15th Dec 2011
I've been belly-aching against The Sun.
Here's three thoughts on the Leveson Enquiry. Two bad ones and one good.
1. The Leveson Enquiry hears evidence and testimonies, but we are not shocked. We already knew the tabloids were chasing glamourous women down alleyways. We knew about their harassing grieving families. We already knew they've stalked and spied and hacked into the lives of whoever they chose. The defense of tabloid journalists is repeated over and over: but
we've always done it like this... what's the problem?
In this sense its not really the tabloids on trial, since they did all their evil in plain sight. On trial is a society that has knowingly hosted all this evil for years... an order that happily handed its people over to that racket of profiteers, to live under their dark narratives.
2. The Leveson Enquiry can bring no real change. We hope for regulations to be put in place, but any such regulation may be seen as the empire's empty gesture to a people who need reassuring that they're not being fooled around by their masters. Such 'changes' from the top are a means of curbing the possibility of the real change that comes from the people.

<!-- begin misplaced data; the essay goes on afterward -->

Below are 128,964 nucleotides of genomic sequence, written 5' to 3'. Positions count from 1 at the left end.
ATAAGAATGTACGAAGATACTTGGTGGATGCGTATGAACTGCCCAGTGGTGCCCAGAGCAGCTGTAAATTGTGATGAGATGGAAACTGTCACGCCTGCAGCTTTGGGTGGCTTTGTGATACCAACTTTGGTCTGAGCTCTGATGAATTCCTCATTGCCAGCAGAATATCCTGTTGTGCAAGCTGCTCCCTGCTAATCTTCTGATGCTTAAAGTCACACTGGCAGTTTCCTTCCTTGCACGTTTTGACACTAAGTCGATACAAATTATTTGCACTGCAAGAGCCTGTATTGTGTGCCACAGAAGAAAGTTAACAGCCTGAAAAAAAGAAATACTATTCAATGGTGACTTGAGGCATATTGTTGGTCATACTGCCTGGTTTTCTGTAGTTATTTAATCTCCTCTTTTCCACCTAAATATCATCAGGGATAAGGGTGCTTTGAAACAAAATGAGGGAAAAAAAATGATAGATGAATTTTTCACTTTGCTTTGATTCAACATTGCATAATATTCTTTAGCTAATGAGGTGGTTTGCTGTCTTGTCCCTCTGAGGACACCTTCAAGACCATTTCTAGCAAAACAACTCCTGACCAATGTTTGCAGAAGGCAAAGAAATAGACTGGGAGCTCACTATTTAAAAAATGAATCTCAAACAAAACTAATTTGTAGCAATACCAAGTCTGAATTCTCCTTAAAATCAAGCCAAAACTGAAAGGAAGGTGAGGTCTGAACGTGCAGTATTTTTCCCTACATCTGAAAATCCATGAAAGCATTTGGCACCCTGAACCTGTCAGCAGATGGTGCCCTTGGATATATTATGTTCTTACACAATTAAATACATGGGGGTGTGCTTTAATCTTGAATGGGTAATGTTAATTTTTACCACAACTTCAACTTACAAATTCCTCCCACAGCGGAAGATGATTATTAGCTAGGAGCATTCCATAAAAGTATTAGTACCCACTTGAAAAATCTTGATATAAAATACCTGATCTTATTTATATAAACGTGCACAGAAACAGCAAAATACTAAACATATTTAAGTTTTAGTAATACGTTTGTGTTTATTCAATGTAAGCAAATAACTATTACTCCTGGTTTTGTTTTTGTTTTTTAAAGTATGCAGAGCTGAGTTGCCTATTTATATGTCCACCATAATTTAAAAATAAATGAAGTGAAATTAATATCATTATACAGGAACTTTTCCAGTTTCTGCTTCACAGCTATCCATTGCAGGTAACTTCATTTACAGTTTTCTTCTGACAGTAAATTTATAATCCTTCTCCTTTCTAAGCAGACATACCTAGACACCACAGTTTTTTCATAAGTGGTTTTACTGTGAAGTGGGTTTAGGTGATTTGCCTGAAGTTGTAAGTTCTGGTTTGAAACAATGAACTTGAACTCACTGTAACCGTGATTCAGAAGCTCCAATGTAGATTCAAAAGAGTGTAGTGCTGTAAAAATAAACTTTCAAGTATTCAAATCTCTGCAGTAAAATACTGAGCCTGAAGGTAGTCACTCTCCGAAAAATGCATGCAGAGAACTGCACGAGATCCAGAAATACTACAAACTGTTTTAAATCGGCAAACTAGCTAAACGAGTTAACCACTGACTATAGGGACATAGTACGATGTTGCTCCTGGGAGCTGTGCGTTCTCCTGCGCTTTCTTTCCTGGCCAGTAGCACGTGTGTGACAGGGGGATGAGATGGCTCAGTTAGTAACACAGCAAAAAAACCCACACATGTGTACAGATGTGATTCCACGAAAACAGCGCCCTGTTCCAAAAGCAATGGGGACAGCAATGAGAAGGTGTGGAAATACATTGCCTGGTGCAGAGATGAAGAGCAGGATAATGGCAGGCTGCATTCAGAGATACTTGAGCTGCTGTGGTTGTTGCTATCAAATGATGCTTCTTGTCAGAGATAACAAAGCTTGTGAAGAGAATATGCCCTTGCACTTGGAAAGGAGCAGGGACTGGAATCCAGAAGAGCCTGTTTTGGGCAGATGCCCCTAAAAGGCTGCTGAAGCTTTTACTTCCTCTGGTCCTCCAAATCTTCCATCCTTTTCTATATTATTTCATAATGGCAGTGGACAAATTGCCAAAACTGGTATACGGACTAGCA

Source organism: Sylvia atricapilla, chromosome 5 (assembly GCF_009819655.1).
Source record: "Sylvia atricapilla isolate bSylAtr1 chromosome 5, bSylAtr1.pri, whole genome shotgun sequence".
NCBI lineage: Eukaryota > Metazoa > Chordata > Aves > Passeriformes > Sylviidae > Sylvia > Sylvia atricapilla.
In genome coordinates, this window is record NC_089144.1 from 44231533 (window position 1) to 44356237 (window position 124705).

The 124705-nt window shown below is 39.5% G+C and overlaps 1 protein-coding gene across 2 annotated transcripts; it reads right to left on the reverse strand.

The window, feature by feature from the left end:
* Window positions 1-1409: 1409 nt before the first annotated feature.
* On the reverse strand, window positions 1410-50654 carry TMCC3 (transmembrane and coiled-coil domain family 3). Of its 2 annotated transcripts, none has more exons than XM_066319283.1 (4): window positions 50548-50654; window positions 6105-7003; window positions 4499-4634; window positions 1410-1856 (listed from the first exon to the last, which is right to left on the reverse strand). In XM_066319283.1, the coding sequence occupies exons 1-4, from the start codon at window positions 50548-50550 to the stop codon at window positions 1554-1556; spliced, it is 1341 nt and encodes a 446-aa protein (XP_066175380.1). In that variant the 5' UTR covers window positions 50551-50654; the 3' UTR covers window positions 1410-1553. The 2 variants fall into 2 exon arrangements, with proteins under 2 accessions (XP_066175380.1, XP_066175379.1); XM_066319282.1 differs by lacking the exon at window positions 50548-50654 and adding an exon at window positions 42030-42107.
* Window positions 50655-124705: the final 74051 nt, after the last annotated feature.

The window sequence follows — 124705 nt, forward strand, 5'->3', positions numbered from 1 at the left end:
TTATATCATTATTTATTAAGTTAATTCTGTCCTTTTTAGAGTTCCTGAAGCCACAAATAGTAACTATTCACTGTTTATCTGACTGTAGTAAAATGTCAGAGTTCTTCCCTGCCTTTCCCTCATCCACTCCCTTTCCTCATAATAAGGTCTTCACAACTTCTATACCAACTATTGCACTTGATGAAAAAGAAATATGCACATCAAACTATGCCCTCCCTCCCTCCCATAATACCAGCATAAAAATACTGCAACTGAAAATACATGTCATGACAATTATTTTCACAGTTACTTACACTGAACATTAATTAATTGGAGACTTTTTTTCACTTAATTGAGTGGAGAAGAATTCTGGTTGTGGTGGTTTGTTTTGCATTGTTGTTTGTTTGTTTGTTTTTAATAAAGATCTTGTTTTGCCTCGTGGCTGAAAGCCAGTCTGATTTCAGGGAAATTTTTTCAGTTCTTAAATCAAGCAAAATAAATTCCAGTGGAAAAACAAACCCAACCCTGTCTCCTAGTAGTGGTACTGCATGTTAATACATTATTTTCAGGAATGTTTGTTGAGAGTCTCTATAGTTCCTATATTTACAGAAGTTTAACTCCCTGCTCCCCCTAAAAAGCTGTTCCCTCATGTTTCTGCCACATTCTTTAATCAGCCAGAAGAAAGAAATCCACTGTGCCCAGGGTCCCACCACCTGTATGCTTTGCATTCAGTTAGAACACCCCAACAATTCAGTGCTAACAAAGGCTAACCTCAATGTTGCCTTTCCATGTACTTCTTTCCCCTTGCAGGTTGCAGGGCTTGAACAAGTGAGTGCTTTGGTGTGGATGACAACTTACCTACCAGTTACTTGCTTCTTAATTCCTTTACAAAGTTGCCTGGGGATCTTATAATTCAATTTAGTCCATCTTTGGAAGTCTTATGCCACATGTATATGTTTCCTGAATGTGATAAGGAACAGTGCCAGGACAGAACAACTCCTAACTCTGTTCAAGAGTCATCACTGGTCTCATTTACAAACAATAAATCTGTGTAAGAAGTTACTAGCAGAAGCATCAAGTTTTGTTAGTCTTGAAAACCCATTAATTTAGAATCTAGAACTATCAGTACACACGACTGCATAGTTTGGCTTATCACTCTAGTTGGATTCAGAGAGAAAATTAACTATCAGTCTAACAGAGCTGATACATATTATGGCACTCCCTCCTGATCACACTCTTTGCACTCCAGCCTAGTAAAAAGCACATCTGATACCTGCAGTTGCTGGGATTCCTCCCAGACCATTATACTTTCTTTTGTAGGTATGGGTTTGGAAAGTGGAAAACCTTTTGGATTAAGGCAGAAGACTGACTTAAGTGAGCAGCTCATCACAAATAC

If we imagine the unimaginable, that the enquiry results in the shutting down of the Sun and all it's derivatives, we see that even this does the people no good. They would just feel that the men in suits are patronising them and confiscating a part of their identity. They would continue to identify themselves with that enslaving order and go looking for similar evils elsewhere.
Only the people themselves can bring real change. It is the people themselves who must overthrow the tabloids by finally rejecting them and emerging from that oppressive order. It is unthinkable that Leveson would shut them down, and it would be an ineffective gesture if he did. But it is not inconceivable that the people could shut it down by not buying it anymore, and if it happened that way then there would be no market left for any other such crud. It happened to the News of the World and it didn't take long.
3. The Leveson enquiry does create a moment of possibility... a moment of clarity when an antagonism can, and must be awoken between the sheep and their crooked shepherds. This is the moment to ask the question to the working men and women of the UK: Do you think the Sun cares about you at all?
It is time for the gospel of Revelation, of radical non-participation in the empire's oppressions: "come out of her, O my people." We can overthrow it by not buying it.